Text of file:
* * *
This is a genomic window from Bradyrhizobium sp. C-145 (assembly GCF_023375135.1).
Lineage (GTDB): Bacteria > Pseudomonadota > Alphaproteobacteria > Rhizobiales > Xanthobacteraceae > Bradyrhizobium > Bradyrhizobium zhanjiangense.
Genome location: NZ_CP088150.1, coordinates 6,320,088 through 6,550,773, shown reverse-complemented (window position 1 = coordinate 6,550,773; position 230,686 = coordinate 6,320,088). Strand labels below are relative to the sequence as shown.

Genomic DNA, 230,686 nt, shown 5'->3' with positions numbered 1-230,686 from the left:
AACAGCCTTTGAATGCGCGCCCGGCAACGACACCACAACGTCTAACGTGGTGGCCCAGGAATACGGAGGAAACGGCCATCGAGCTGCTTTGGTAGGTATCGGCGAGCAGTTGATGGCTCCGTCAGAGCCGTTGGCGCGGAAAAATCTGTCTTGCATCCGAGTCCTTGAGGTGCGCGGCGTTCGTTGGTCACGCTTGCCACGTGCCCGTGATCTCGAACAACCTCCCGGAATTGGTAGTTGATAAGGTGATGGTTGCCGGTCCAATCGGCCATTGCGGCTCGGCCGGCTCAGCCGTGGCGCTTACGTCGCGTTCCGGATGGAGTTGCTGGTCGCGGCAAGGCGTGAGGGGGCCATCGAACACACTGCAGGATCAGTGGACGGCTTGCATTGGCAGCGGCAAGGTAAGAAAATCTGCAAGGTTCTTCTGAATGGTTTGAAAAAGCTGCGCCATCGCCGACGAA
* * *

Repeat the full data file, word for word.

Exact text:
This is a genomic window from Bradyrhizobium sp. C-145 (assembly GCF_023375135.1).
Lineage (GTDB): Bacteria > Pseudomonadota > Alphaproteobacteria > Rhizobiales > Xanthobacteraceae > Bradyrhizobium > Bradyrhizobium zhanjiangense.
Genome location: NZ_CP088150.1, coordinates 6,320,088 through 6,550,773, shown reverse-complemented (window position 1 = coordinate 6,550,773; position 230,686 = coordinate 6,320,088). Strand labels below are relative to the sequence as shown.

Genomic DNA, 230,686 nt, shown 5'->3' with positions numbered 1-230,686 from the left:
AACAGCCTTTGAATGCGCGCCCGGCAACGACACCACAACGTCTAACGTGGTGGCCCAGGAATACGGAGGAAACGGCCATCGAGCTGCTTTGGTAGGTATCGGCGAGCAGTTGATGGCTCCGTCAGAGCCGTTGGCGCGGAAAAATCTGTCTTGCATCCGAGTCCTTGAGGTGCGCGGCGTTCGTTGGTCACGCTTGCCACGTGCCCGTGATCTCGAACAACCTCCCGGAATTGGTAGTTGATAAGGTGATGGTTGCCGGTCCAATCGGCCATTGCGGCTCGGCCGGCTCAGCCGTGGCGCTTACGTCGCGTTCCGGATGGAGTTGCTGGTCGCGGCAAGGCGTGAGGGGGCCATCGAACACACTGCAGGATCAGTGGACGGCTTGCATTGGCAGCGGCAAGGTAAGAAAATCTGCAAGGTTCTTCTGAATGGTTTGAAAAAGCTGCGCCATCGCCGACGAA